Mayor of New York City Closes City Schools Again Due to Increased COVID-19 Infection

The number of Americans who died from coronavirus came close to 250 thousand.

Starting Thursday, all public schools that are part of the New York City school district, the largest in the country, will completely eliminate full-time education. New York Mayor Bill de Blasio announced on Wednesday, explaining the restriction by the rapid increase in coronavirus infections both in the state and across the country.

The mayor’s decision, announced on Twitter, was made after the number of victims of the COVID-19 pandemic in the U.S. approached the world anti-record: according to “Reuters” coronavirus since the beginning of the year has caused the death of almost 250 thousand Americans, and this sad milestone can be passed within the next 24 hours.

De Blasio’s decision was supported by some teachers, many of whom expressed fears because of the increased risk of contracting the virus. But it will also create difficulties for working parents who will have to take care of their children again.

In New York, which last spring was the epicenter of the U.S. pandemic, the virus erupted with renewed vigor in late fall, after a summer of silence. Since September, urban schools have been practicing a sliding schedule of full-time education: 1.1 million urban students spend half a week in school, and the other half study remotely from home.

However, de Blazio ordered to completely switch all school studies to remote mode starting from Thursday. The daily level of COVID-19 positive tests has increased to 3 percent of all tests taken in the last seven days, which is the threshold after which full-time school classes must be suspended. According to the Mayor, citizens “must fight back the second wave of COVID-19.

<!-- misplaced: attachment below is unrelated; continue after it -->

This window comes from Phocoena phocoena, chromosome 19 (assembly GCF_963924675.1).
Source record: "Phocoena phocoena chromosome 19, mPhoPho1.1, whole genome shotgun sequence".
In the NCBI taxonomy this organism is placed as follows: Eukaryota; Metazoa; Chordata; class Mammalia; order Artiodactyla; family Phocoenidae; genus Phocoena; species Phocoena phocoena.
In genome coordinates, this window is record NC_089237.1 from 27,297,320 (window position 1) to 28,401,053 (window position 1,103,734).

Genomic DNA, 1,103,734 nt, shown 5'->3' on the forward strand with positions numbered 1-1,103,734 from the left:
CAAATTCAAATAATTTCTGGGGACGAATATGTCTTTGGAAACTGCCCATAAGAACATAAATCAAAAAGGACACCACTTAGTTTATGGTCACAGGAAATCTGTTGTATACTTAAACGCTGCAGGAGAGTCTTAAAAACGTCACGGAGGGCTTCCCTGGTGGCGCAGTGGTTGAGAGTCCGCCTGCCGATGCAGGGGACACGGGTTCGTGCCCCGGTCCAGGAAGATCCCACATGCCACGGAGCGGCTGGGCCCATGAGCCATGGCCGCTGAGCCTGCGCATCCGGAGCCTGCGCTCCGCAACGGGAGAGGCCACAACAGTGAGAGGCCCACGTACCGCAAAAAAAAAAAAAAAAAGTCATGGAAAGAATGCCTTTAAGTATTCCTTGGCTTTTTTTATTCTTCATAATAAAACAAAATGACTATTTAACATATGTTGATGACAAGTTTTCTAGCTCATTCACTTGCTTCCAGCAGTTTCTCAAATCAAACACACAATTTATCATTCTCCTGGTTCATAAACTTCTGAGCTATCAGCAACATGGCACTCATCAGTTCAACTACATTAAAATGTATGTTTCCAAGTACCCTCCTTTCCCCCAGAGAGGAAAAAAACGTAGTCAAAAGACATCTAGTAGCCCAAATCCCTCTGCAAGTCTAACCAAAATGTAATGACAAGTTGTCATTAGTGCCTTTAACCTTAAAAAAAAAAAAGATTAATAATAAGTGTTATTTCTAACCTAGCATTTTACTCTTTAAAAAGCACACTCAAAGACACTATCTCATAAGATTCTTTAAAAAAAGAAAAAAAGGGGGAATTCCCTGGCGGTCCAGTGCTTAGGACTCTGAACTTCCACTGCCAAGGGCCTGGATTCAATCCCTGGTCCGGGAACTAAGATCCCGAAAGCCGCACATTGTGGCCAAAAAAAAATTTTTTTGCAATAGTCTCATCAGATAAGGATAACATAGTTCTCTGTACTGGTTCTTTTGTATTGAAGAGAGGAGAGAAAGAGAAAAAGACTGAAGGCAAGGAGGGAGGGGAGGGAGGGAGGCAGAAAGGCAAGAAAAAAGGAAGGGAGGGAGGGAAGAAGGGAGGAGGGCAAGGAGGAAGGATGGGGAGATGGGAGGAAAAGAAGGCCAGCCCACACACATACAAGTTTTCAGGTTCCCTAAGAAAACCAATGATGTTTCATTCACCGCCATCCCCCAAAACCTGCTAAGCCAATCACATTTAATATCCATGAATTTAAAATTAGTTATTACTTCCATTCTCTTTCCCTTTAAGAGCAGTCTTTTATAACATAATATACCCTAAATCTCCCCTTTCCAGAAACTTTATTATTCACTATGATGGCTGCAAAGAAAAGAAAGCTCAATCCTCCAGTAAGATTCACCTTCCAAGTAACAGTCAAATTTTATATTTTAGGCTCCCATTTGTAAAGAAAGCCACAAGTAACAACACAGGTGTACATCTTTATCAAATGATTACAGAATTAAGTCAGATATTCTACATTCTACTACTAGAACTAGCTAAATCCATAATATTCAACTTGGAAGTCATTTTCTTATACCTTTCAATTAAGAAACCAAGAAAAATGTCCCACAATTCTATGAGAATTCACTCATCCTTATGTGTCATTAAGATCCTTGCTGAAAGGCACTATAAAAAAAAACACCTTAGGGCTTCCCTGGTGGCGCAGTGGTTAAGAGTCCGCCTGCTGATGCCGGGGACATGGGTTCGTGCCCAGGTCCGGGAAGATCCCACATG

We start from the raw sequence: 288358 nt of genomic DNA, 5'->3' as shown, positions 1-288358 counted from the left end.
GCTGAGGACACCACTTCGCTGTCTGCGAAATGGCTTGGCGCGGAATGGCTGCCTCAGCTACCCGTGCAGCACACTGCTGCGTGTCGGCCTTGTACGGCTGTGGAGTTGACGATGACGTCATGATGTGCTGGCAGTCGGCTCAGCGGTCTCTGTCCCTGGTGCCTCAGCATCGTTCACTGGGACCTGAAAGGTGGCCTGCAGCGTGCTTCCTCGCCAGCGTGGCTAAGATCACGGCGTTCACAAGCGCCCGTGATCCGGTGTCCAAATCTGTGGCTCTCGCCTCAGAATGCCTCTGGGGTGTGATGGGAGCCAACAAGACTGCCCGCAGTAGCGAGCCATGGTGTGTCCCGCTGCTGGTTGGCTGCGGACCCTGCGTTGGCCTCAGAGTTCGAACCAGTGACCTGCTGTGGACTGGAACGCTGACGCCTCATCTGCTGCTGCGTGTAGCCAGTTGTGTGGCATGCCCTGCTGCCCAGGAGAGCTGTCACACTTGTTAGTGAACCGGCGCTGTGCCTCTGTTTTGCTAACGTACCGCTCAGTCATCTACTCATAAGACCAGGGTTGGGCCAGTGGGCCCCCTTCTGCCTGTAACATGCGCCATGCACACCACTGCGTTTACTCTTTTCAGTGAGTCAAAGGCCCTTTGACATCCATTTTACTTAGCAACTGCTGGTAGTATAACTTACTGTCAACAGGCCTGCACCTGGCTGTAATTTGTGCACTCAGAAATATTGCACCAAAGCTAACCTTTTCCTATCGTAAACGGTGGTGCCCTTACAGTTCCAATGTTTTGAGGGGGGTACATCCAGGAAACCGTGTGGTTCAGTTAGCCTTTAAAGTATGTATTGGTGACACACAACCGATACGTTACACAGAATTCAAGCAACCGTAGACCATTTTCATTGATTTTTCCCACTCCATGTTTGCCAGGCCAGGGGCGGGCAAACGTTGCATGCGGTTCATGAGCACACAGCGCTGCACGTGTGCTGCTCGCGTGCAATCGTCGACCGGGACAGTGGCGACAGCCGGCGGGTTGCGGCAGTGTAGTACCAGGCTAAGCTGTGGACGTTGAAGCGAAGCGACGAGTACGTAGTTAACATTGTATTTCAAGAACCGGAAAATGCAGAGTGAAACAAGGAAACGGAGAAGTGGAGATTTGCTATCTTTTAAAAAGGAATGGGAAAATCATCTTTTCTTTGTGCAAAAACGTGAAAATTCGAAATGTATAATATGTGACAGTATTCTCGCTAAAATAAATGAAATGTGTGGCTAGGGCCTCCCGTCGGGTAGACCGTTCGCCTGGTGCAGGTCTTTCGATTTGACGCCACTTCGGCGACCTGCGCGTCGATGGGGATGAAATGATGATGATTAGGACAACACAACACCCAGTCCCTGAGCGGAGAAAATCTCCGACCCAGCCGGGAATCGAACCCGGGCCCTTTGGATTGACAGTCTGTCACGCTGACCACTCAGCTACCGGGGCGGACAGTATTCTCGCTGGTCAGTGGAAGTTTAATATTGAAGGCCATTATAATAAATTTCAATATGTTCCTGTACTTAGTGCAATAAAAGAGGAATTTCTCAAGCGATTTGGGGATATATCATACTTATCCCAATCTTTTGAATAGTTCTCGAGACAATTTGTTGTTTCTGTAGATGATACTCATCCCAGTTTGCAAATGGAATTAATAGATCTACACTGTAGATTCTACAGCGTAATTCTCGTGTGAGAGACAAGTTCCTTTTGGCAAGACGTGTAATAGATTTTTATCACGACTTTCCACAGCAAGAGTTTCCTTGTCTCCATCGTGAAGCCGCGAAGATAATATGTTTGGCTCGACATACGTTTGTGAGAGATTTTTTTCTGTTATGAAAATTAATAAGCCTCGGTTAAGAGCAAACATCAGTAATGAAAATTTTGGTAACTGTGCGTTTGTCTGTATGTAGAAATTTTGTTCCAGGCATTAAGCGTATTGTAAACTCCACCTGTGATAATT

Face-to-face training has already been cancelled in Boston and Detroit. The other day, Clark School District, which includes Las Vegas and is the fifth largest in the country, and schools in Philadelphia have postponed plans to return to full-time education.

COVID-19 sets sad records again

The number of coronavirus infections and associated hospitalizations is increasing throughout the country. Over 75,000 patients with coronavirus complications were hospitalized across the United States on Tuesday, a record number. Two factors, experts said, led to a new surge: a cold spell and more active communication between people indoors. Growth in the number of infections may lead to congestion in the healthcare system.

The new epicenter of the crisis in the U.S. is the states of the Midwest, where a week from November 9 to 16, almost half a million positive COVID-19 tests were registered.

Kayahoga County, which includes Ohio’s largest city, Cleveland, on Wednesday advised residents to stay home until December 17 if possible because of a possible overload of the local health care system, which is struggling to cope with what was said to be “an unprecedented surge in the admission of seriously ill patients.

Authorities in at least 21 states have issued decrees this month imposing various restrictions to combat the spread of the virus. Measures range from bans on public meetings to stricter requirements for masks and restrictions on secondary businesses.

White House spokeswoman Kaylie McEnani said Wednesday that state and county governments are abusing their authority by restricting the freedom of Americans.

On Tuesday, 1,596 people fell victim to COVID-19 in the United States – the highest number since July 27. According to Reuters, 249,155 U.S. citizens have been victims of the Coronavirus since the pandemic began. In November, there was an increase in infections in 41 states, 20 states recorded new peaks in the daily mortality rate from COVID-19, and 26 states saw a rapid increase in hospital admissions.